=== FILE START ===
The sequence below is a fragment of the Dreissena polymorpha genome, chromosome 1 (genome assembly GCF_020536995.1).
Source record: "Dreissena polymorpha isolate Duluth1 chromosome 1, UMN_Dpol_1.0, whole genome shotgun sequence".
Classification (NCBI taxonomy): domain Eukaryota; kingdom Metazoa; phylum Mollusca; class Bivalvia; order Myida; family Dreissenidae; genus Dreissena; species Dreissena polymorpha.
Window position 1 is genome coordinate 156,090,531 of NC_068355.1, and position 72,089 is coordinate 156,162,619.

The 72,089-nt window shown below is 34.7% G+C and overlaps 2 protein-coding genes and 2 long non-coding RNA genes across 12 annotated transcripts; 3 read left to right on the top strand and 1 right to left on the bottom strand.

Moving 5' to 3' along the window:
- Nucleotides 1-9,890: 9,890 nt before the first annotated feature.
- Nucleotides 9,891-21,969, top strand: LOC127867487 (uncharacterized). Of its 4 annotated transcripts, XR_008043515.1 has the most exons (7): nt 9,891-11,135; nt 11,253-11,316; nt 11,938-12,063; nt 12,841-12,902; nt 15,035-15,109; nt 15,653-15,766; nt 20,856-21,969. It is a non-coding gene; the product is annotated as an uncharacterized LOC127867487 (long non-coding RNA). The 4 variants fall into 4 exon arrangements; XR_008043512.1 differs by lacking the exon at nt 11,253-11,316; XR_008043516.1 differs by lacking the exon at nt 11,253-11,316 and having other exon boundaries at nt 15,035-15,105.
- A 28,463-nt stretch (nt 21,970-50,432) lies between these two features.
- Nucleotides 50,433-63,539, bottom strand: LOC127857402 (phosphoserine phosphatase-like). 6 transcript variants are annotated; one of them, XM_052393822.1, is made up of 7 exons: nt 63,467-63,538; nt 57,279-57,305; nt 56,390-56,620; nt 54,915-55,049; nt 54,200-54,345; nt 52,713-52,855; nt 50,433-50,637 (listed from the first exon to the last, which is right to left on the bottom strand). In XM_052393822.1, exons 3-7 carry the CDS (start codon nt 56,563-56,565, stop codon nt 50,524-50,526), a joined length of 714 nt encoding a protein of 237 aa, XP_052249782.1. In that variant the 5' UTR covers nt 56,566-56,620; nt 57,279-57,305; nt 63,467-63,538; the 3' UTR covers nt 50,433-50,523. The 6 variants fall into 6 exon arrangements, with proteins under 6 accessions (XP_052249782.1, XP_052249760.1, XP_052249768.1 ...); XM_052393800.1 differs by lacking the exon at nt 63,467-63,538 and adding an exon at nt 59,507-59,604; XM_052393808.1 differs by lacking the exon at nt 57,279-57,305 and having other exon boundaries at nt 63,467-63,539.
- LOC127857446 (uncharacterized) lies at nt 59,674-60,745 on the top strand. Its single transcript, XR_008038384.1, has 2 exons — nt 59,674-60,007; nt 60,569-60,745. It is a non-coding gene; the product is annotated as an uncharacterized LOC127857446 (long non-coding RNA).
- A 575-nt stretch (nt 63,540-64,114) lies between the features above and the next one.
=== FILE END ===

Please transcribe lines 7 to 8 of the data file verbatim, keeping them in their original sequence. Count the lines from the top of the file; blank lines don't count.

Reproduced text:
- Nucleotides 1-9,890: 9,890 nt before the first annotated feature.
- Nucleotides 9,891-21,969, top strand: LOC127867487 (uncharacterized). Of its 4 annotated transcripts, XR_008043515.1 has the most exons (7): nt 9,891-11,135; nt 11,253-11,316; nt 11,938-12,063; nt 12,841-12,902; nt 15,035-15,109; nt 15,653-15,766; nt 20,856-21,969. It is a non-coding gene; the product is annotated as an uncharacterized LOC127867487 (long non-coding RNA). The 4 variants fall into 4 exon arrangements; XR_008043512.1 differs by lacking the exon at nt 11,253-11,316; XR_008043516.1 differs by lacking the exon at nt 11,253-11,316 and having other exon boundaries at nt 15,035-15,105.